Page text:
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SSDI And Bipolar Disorder: Qualifying While Under Treatment


Dealing with severe and chronic mental health issues is one of the more challenging situations a person can face. Working while suffering from a severe case of certain mental disorders is not possible, even with adequate treatment, and Social Security Disability Insurance (SSDI) may be an option for financial support. Bipolar Disorder is one of the more debilitating mental health conditions, leaving many sufferers unable to normally function in the outside world, let alone hold down regular employment. This is not a condition that can typically be well-managed without intensive environmental and psychopharmaceutical treatment. This fact is supported by recent forecasts that see the market for bipolar disorder treatments reaching $4.9 billion annually by 2025. Qualifying for SSDI benefits based upon bipolar disorder is particularly complex due to the nature of this medical issue, and the myriad ways it can manifest in an individual. An exploration of the various methods of qualifying for SSDI benefits under this disorder will follow below.

Listing of Impairments

Qualifying for SSDI benefits first presumes a person has the requisite work history and credits to show he/she contributed enough to receive benefits. Assuming this is satisfied, the applicant must then show he/she has a medically-determinable condition that is so severe it renders him/her unable to perform any type of work for at least one year. Bipolar Disorder is a psychotic mental disorder characterized by alternating bouts of depression and mania (unnaturally high and euphoric behavior). An individual must experience both mood cycles to be considered bipolar, though the length of time each mood lasts individually and the amount of time between moods can vary widely. The Listings of Impairments has a listing for bipolar disorder that, if satisfied, means an applicant is considered to suffer from a severe and debilitating condition that is a qualified disability. A person must have at least three of the following symptoms, despite appropriate medication:

  • unnaturally fast speech;
  • quick changing ideas and thought patterns;
  • inflated self-esteem, usually with false beliefs;
  • less need for sleep;
  • easily distracted;
  • engaging in risky activities without a reasonable appreciation of the consequences; and
  • an increase in physical agitation.

In addition, an applicant must present medical evidence that these symptoms cause an extreme or marked (serious) limitation in the following areas:

  • ability to learn new information, following instructions or apply new knowledge;
  • ability to engage in socially appropriate behavior;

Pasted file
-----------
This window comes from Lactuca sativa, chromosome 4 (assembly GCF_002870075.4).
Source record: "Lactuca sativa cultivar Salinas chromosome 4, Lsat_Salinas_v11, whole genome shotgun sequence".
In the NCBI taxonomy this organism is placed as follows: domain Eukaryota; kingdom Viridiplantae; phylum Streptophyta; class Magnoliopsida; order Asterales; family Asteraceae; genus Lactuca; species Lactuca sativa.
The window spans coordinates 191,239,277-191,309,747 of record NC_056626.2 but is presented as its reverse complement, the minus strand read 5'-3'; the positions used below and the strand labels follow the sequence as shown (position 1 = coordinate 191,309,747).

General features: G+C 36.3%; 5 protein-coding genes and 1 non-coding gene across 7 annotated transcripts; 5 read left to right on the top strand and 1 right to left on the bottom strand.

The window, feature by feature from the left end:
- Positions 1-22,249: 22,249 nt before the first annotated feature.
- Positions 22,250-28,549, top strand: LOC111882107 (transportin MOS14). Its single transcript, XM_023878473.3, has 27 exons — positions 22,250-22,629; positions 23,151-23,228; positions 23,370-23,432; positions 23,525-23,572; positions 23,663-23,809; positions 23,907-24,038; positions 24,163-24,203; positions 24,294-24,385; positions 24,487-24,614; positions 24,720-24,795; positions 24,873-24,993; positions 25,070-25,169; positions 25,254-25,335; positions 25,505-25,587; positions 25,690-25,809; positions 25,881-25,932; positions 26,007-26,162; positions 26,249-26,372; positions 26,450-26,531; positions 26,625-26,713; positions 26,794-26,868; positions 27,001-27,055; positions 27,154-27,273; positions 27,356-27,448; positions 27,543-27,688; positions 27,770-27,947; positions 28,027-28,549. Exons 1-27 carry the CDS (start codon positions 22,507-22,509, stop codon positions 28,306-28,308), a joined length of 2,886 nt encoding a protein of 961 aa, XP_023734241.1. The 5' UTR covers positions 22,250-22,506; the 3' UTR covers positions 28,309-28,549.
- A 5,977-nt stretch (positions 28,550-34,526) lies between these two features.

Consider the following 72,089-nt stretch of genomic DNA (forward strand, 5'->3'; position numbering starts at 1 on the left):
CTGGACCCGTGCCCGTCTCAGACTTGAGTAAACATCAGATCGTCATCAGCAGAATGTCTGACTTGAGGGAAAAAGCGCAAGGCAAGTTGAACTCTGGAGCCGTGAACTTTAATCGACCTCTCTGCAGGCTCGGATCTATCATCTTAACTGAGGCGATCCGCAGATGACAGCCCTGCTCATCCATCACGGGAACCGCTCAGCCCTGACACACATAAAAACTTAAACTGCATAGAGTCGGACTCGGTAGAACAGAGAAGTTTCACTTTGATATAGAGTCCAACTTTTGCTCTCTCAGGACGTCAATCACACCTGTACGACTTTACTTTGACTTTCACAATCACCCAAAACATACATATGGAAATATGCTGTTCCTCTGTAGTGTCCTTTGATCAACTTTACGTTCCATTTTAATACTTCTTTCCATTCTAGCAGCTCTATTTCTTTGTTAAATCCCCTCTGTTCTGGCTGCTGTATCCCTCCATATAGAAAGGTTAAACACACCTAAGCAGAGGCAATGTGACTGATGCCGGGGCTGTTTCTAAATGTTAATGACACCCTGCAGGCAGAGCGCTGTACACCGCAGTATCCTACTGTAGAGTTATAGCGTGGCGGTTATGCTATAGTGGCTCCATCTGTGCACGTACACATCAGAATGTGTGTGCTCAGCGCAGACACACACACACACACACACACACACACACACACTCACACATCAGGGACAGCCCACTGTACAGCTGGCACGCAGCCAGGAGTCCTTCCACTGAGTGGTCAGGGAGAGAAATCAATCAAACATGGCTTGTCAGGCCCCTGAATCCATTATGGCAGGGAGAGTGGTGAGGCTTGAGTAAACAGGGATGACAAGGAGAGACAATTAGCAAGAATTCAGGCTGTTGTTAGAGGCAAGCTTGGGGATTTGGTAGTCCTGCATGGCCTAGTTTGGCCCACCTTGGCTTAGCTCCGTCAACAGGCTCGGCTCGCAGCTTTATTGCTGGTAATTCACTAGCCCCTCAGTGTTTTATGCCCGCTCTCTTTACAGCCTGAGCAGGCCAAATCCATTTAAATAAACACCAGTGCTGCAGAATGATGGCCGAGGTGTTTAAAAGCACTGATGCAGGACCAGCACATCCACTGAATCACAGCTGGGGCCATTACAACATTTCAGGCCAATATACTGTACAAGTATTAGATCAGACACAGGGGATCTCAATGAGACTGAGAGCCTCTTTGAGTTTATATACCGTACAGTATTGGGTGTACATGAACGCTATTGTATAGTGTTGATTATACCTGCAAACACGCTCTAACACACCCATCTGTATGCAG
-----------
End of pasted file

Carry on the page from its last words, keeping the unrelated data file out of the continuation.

• ability to complete tasks; and
  • ability to control behavior and engage in daily self-care tasks.

Alternatively, if a person has lived in a controlled environment for several years, showing a functional limitation is more difficult, but a second set of criteria exists to cover this situation and allow a person to qualify if:

  • the disorder is documented as serious and persistent for at least two years;
  • the applicant has been living in a highly structured environment to minimize symptoms; and
  • the applicant has little ability to adapt to changes in the current daily routine.

Functional Capacity

If the applicant cannot present sufficient evidence to meet the listing requirements, he/she could be granted benefits under a medical-vocational allowance. The Social Security Administration (SSA) would need to examine evidence related to how bipolar symptoms affect an individual’s ability to work. Memory, judgment and following direction are typically the most pertinent factors in this assessment. Based upon an assessment of one’s residual functional capacity, a rating of the types of work he/she may be able to perform, from unskilled to skilled, will be assigned. Unless the bipolar is quite severe, and inhibits following any sort of routine, the SSA is likely to find an applicant can perform unskilled work. This possibility is one of the primary reasons an experienced disability insurance attorney should be consulted to prepare and file SSDI claims.

Get Help

If you paid into the system, you should be able to easily access benefits when a disability occurs. However, the reality is much more complex, and you need legal representation to give you a fighting chance to get approved. The team at Farrell Disability Law is dedicated to getting you the benefits you need and deserve. Contact the Jacksonville law firm for a free consultation.



Farrell Disability Law is located in Jacksonville, FL and serves clients throughout Florida, including Jacksonville Beach, Jacksonville, Atlantic Beach, Orange Park, Doctors Inlet, Neptune Beach, Callahan, Bryceville, Middleburg, Fernandina Beach, Clay County, Duval County and Nassau County.


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Jacksonville, Florida
Phone: 904-388-8870 Primary: 904-388-8870 Fax: 904-339-9590


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Orlando, Florida 32801
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